It’s also helpful to remember that while DirecTV and other big-name cable/satellite providers base their business models on the assumption that their customers can’t live without the services they provide, it’s equally true that they can’t live without the business their customers provide. When enough consumers making enough similar decisions in tandem, even big companies like DirecTV feel it—it’s the law of the market. With that in mind, the single most important thing you can do to reduce your DirecTV bill is to realize that you have far more pricing power than you realize. Sure, there are list prices for all the products and services the company provides, but anyone who’s bought a car or other big-ticket item knows that there are list prices and then there are list prices.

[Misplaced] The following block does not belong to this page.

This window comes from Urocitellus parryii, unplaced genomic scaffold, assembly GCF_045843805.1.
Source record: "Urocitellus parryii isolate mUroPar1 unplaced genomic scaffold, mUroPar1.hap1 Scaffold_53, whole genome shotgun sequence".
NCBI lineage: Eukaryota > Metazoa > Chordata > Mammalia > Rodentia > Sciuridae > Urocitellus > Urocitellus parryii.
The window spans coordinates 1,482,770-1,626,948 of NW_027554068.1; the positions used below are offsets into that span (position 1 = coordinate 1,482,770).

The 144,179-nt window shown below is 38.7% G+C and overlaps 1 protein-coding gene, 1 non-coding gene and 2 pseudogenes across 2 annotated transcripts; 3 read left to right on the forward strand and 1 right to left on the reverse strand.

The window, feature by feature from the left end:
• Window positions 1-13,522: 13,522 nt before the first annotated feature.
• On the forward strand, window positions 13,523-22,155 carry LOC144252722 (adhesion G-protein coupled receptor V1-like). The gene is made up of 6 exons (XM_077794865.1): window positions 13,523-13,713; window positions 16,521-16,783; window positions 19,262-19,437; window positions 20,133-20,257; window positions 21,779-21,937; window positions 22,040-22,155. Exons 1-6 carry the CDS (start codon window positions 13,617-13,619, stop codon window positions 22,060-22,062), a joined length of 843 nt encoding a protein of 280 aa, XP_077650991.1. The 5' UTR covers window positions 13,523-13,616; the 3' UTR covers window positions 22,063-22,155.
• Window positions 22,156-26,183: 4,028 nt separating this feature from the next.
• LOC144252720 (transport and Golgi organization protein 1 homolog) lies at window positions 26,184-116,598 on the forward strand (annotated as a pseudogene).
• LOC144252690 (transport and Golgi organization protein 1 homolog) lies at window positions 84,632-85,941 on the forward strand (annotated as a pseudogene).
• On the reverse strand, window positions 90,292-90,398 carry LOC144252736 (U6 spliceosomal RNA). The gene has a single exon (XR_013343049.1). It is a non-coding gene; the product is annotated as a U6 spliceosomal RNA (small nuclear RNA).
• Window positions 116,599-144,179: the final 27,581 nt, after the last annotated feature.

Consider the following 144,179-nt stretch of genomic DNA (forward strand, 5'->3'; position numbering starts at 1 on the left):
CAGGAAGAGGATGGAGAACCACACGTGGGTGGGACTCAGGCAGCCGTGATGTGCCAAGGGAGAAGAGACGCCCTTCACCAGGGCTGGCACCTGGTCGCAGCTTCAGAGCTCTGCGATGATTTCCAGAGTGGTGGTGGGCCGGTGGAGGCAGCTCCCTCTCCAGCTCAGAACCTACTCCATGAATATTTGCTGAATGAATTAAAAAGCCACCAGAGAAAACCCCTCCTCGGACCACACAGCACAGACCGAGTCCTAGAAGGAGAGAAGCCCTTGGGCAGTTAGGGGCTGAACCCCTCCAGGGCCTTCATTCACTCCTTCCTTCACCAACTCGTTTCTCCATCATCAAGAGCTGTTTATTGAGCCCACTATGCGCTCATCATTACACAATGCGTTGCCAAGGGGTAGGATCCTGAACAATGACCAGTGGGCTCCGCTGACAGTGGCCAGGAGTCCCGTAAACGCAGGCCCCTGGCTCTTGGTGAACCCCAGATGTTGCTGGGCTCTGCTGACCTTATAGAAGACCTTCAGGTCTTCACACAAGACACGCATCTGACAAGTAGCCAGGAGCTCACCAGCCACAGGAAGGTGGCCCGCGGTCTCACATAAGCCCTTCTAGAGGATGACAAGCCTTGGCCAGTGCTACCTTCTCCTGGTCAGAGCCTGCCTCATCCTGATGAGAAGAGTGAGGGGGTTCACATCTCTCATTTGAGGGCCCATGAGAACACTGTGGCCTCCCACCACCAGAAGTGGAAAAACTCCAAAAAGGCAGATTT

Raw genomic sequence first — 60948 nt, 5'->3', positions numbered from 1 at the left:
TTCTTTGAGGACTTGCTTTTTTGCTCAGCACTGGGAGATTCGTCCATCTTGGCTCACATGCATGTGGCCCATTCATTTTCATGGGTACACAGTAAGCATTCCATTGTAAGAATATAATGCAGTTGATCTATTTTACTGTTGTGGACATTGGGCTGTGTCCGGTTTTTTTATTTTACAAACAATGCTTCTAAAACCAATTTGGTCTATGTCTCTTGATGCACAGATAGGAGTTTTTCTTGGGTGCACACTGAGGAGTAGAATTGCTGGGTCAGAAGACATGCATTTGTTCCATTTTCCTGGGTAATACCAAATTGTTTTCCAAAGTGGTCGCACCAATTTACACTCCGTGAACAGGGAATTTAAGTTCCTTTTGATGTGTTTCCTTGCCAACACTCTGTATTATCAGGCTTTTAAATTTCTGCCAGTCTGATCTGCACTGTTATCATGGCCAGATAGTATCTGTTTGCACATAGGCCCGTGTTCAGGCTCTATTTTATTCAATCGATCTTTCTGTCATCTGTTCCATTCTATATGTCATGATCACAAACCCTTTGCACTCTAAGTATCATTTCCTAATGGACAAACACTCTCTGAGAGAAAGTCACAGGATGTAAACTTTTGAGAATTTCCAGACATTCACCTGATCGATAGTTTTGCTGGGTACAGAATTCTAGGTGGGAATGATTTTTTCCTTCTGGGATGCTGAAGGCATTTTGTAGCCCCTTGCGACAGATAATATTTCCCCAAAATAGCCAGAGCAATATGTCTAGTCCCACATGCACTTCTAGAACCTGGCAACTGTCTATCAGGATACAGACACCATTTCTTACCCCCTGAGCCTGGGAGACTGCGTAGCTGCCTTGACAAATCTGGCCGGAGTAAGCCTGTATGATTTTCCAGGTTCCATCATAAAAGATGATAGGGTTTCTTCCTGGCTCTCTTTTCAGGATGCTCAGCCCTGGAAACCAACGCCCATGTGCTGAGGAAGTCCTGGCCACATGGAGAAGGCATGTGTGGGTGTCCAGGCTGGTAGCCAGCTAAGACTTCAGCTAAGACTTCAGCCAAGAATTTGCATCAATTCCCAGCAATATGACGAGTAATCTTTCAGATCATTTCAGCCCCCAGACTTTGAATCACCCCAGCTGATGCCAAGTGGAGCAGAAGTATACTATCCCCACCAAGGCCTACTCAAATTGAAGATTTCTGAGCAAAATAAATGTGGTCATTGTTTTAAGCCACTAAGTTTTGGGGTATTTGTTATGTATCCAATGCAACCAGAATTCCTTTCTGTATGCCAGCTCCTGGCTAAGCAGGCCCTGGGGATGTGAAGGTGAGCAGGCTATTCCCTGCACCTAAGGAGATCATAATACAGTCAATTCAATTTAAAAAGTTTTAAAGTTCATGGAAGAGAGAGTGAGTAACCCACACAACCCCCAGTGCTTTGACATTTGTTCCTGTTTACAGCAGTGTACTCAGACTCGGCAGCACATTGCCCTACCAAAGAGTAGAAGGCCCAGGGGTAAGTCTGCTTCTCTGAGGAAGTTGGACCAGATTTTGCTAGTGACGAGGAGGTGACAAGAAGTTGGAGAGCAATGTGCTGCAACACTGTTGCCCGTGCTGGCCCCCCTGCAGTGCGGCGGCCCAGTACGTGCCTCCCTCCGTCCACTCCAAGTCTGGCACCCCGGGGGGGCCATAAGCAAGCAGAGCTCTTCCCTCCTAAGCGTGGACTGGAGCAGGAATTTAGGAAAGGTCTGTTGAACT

If you have 20 minutes or so this week, give the following a try. Get out your last DirecTV bill. Pick up the phone. Dial DirecTV toll-free. After politely declining whatever upgrade or enhancement the man or woman who answers tries to sell you, tell them you’re going to cancel your service. When asked why, go into the specifics of your bill, highlighting which parts of it you find particularly unreasonable (if you’re like most DirecTV customers, chances are you won’t have to embellish too much). Then sit back and see what happens next. Nine times out of ten you’ll find yourself thrust into a spirited negotiation in which you’re inexplicably given the upper hand.

Remember, you—we, everyone—have the power. It’s time to get serious about using it. Good luck!